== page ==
June 2022
Volume 63, Issue 7
Open Access
ARVO Annual Meeting Abstract  |   June 2022
The Save Sight Dry Eye Registry: One year capture of real-world data for dry eye
Author Affiliations & Notes
  • Stephanie L Watson
    Ophthalmology, The University of Sydney Save Sight Institute, Sydney, New South Wales, Australia
  • Maria Paulina Cabrera Aguas
    Ophthalmology, The University of Sydney Save Sight Institute, Sydney, New South Wales, Australia
  • Laura Elizabeth Downie
    Optometry, The University of Melbourne, Melbourne, Victoria, Australia
  • Fiona Stapleton
    Optometry, University of New South Wales, Sydney, New South Wales, Australia
  • David Mingo Botin
    Ophthalmology, Hospital Universitario Ramon y Cajal, Madrid, Madrid, Spain
  • Francisco Arnalich
    Ophthalmology, Hospital Universitario Ramon y Cajal, Madrid, Madrid, Spain
  • Saaeha Rauz
    Ophthalmology, University of Birmingham, Birmingham, Birmingham, United Kingdom
  • Vincent Daien
    Ophthalmology, University Hospital of Montpellier, France
  • Fanny Babeau
    Ophthalmology, University Hospital of Montpellier, France
  • Jennifer P Craig
    Optometry, The University of Auckland Faculty of Medical and Health Sciences, Auckland, Auckland, New Zealand
  • Gerd Geerling
    Ophthalmology, University of Duesseldorf, Germany
  • Footnotes
    Commercial Relationships   Stephanie Watson Novartis, Sequirus, Alcon, Code E (Employment); Maria Cabrera Aguas None; Laura Downie Azura Ophthalmics, CooperVision, Kedalion Therapeutics, Code C (Consultant/Contractor); Fiona Stapleton None; David Mingo Botin None; Francisco Arnalich None; Saaeha Rauz None; Vincent Daien None; Fanny Babeau None; Jennifer Craig None; Gerd Geerling None
  • Footnotes
    Support  Unrestricted educational grant from Novartis
Investigative Ophthalmology & Visual Science June 2022, Vol.63, 1520 – A0245. doi:
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      Stephanie L Watson, Maria Paulina Cabrera Aguas, Laura Elizabeth Downie, Fiona Stapleton, David Mingo Botin, Francisco Arnalich, Saaeha Rauz, Vincent Daien, Fanny Babeau, Jennifer P Craig, Gerd Geerling; The Save Sight Dry Eye Registry: One year capture of real-world data for dry eye. Invest. Ophthalmol. Vis. Sci. 2022;63(7):1520 – A0245.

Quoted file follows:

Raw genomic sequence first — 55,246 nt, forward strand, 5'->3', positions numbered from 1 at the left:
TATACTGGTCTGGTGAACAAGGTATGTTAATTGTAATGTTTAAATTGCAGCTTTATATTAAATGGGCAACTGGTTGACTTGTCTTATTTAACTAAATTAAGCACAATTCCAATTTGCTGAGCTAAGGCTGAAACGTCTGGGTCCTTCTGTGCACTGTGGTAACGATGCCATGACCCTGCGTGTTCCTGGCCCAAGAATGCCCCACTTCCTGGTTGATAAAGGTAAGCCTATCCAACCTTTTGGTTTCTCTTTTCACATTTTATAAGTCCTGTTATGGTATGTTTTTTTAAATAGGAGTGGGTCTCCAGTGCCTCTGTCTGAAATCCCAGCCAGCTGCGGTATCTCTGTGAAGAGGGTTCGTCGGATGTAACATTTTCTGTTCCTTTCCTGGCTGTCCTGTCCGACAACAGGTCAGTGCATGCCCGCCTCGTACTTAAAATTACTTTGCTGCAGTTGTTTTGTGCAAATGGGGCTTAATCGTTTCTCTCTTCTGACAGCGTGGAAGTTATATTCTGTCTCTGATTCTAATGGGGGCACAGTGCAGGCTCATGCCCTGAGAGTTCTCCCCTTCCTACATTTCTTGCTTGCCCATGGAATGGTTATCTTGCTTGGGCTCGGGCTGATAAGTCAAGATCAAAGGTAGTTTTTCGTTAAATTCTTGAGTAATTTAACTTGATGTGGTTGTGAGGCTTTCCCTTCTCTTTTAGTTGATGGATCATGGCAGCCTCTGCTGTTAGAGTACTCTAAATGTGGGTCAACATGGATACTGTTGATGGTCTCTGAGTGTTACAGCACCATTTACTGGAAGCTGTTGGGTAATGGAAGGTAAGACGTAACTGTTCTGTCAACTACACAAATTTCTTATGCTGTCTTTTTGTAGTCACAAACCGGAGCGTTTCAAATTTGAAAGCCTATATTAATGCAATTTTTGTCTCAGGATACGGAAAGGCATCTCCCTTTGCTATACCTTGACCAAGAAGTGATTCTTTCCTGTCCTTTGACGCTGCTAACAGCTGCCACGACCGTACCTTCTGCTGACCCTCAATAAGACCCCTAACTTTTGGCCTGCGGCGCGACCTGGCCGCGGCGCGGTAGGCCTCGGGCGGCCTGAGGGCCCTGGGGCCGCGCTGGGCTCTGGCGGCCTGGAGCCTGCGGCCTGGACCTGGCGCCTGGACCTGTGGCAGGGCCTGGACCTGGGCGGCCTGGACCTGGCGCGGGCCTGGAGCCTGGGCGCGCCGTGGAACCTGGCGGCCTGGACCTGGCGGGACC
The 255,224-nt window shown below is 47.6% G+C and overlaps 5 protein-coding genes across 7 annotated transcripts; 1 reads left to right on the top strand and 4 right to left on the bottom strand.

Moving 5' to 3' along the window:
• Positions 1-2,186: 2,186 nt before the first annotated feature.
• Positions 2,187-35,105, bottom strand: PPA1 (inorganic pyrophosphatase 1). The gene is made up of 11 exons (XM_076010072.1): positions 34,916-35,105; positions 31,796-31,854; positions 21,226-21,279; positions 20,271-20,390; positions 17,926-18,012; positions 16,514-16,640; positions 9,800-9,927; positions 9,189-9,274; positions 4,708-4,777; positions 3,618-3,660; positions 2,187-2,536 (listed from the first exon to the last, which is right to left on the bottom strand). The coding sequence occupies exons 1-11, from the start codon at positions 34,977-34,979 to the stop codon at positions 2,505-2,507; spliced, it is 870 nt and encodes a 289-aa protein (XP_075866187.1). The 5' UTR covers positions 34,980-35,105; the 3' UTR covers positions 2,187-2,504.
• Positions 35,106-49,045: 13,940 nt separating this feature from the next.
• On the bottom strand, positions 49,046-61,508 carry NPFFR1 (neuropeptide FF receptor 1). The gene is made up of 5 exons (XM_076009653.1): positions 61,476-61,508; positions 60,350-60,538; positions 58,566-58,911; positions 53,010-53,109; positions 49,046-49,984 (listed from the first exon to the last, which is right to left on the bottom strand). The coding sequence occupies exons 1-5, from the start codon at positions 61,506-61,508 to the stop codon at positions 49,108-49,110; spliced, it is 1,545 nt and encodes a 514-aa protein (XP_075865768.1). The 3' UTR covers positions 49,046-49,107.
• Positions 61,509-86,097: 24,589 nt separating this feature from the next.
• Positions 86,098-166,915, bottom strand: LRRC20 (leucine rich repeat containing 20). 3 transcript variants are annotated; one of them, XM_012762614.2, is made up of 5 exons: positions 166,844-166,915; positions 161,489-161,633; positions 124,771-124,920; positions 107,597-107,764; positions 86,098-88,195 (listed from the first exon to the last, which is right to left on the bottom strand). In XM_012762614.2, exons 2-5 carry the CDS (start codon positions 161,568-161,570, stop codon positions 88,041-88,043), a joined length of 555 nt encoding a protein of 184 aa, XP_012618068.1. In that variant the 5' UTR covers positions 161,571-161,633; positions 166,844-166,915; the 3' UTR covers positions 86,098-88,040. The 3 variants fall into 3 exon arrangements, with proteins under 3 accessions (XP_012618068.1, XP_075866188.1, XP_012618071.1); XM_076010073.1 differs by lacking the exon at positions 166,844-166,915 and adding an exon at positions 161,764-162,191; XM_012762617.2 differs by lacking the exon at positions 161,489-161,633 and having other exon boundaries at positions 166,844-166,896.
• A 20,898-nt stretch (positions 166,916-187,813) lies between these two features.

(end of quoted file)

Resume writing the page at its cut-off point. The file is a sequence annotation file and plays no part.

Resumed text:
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      © ARVO (1962-2015); The Authors (2016-present)

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Purpose : The Save Sight Dry Eye Registry (SSDER) is the first international web-based multinational, interdisciplinary registry able to collect high-quality outcome data from dry eye patients in clinical settings. We report the characteristics of patients with dry eye disease (DED) at their baseline visit from routine clinical practice from 1 November 2020 to 30 November 2021.

Methods : The SSDER collected data from routine clinical practice in Australia, Spain, Germany, and the United Kingdom. Patient demographics, medical history and index visit characteristics including visual acuity, tear break up time (TBUT), ocular surface staining (none, minimal, mild, moderate, severe) and Oxford ocular surface staining score (OSS, 0-15) were recorded in the prospectively designed electronic database. The Ocular Surface Disease Index (OSDI) symptom questionnaire was also completed. Primary outcomes were the baseline demographic data and dry eye diagnosis, and secondary outcomes, logMAR visual acuity, TBUT, and OSS and OSDI scores.

Results : 31 clinicians from 26 sites were registered to use the registry. Data from 122 patients (222 eyes) were curated. Patient age ranged from 18-85 years (mean 58 ± 15 (SD) years) and 98 (87.5%) were female. Mixed DED and evaporative DED comprised the largest groups 107 (48.2%) eyes versus 99 (44.6%) eyes, respectively. The remainder had aqueous deficient DED 14 (6.3%) eyes or neuropathic corneal pain (NCP) 2 (0.9%) eyes. Four (3.5%) patients (8 eyes) wore a contact lens within the month prior to their visit. Most of the patients (90; 177/222 (88%) eyes) had meibomian gland disease.
The median visual acuity and TBUT were 84 (IQR 76-85) logMAR letters and 4 (IQR 2-8) seconds, respectively.
The majority of eyes had minimal or moderate ocular surface staining (none 83(37%); minimal 65(29%); mild 46(21%); moderate 21(9%); severe 7(3%)) that was scored using the OSS as < 3 in 78%(174 eyes), 4-8 in 19%(42), and > 9 in 3%(6). Ninety-six percent of patients completed the OSDI, the median score was 31 (IQR 17-46). The two NCP eyes (one patient) had an OSS of 3 (each eye) and OSDI of 79.

Conclusions : The SSDER allows the efficient capture of dry eye patient data from everyday clinical practice. Meibomian gland disease was present in most patients with dry eye from this real-world setting.

This abstract was presented at the 2022 ARVO Annual Meeting, held in Denver, CO, May 1-4, 2022, and virtually.


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